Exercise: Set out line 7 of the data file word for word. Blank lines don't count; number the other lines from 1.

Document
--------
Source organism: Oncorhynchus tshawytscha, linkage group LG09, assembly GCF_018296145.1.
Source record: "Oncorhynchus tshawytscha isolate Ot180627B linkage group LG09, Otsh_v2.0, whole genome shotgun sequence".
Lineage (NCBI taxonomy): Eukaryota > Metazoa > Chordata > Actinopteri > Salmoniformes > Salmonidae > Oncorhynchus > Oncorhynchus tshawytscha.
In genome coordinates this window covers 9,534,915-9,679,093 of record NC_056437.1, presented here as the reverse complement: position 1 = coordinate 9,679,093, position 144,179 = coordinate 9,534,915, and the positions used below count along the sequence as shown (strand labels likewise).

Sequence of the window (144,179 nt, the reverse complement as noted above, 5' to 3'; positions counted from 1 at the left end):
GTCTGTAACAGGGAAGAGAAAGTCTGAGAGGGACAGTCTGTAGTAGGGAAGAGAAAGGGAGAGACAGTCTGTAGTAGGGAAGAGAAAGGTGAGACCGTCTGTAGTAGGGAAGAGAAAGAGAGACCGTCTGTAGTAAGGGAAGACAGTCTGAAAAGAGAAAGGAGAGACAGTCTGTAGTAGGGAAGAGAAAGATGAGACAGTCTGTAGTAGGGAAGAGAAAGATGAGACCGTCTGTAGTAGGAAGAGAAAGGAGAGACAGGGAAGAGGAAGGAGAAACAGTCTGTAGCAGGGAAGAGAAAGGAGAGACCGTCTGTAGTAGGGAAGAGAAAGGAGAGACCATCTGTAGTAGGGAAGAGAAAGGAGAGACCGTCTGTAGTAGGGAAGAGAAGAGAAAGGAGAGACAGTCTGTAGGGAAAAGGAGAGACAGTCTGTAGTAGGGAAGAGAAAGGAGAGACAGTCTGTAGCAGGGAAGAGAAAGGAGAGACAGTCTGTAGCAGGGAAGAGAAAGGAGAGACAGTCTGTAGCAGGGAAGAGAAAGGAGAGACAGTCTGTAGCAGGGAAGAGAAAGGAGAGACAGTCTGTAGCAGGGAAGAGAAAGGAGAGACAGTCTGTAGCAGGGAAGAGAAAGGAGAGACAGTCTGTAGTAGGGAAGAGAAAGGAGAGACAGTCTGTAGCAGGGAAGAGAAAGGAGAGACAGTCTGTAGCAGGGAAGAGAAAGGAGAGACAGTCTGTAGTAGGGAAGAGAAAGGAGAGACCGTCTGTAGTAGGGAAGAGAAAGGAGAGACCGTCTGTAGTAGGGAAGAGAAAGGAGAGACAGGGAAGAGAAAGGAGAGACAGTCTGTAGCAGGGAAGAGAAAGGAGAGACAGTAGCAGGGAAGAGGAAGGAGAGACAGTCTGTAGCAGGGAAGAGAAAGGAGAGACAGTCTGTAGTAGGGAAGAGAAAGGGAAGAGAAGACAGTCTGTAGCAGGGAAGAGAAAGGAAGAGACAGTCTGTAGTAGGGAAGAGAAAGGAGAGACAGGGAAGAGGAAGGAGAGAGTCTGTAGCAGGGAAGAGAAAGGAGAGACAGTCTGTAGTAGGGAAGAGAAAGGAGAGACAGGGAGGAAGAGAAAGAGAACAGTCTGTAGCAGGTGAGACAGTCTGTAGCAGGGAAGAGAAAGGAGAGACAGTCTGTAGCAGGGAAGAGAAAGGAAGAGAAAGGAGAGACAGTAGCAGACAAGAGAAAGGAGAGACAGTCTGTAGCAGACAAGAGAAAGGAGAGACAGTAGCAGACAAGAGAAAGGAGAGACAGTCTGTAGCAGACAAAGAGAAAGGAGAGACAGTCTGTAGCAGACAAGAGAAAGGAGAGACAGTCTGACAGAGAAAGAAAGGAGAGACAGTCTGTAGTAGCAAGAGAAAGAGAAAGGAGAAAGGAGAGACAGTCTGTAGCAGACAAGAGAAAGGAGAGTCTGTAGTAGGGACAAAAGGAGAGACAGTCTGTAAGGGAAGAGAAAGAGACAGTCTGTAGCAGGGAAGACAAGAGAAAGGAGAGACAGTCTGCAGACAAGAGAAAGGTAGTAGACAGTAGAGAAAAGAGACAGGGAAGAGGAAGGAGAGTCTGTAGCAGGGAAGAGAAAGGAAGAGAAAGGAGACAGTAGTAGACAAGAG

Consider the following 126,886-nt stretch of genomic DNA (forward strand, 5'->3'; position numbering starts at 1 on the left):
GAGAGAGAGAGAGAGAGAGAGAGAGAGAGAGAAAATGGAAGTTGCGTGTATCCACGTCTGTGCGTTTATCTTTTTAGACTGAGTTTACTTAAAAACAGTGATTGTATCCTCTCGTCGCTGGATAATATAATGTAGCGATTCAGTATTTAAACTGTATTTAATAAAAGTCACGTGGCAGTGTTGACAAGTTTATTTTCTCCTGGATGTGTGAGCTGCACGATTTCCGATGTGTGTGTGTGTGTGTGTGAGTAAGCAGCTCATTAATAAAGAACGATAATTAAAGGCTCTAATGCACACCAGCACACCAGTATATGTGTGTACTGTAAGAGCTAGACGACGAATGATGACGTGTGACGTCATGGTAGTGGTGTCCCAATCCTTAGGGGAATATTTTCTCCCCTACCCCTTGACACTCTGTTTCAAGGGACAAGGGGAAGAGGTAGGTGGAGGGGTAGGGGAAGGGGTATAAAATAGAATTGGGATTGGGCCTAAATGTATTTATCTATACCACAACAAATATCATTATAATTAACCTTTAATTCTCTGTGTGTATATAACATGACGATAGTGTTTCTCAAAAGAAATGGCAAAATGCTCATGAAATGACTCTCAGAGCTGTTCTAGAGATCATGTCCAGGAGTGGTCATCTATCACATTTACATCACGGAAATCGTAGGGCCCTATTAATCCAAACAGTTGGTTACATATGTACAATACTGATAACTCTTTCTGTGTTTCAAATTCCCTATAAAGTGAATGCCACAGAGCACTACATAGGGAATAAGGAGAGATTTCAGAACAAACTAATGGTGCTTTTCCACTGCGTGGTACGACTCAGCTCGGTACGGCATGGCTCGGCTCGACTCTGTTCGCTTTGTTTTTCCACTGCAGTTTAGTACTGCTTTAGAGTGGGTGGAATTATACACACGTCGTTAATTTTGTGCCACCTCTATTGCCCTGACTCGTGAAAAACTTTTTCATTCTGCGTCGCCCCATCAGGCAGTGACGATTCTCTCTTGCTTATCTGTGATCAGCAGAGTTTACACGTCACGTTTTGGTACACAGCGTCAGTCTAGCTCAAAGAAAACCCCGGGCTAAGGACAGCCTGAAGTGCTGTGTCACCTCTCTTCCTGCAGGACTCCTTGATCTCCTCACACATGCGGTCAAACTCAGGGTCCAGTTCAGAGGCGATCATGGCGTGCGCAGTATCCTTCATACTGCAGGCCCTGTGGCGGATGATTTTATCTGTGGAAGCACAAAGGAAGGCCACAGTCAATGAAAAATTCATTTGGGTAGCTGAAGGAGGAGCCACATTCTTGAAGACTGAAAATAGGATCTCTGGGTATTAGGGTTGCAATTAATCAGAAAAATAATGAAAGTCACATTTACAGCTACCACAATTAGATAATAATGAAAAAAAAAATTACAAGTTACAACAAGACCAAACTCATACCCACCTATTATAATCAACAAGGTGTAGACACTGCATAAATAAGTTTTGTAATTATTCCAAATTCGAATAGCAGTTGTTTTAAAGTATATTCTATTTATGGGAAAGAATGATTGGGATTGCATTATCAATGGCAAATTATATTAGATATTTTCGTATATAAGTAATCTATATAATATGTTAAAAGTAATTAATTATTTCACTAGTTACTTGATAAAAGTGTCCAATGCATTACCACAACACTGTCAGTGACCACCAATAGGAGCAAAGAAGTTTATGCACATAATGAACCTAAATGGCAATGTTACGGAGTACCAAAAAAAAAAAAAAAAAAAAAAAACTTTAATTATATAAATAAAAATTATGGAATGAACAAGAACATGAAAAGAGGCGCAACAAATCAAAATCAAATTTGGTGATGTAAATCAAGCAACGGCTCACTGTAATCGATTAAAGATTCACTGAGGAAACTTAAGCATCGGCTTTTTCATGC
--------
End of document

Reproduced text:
Consider the following 126,886-nt stretch of genomic DNA (forward strand, 5'->3'; position numbering starts at 1 on the left):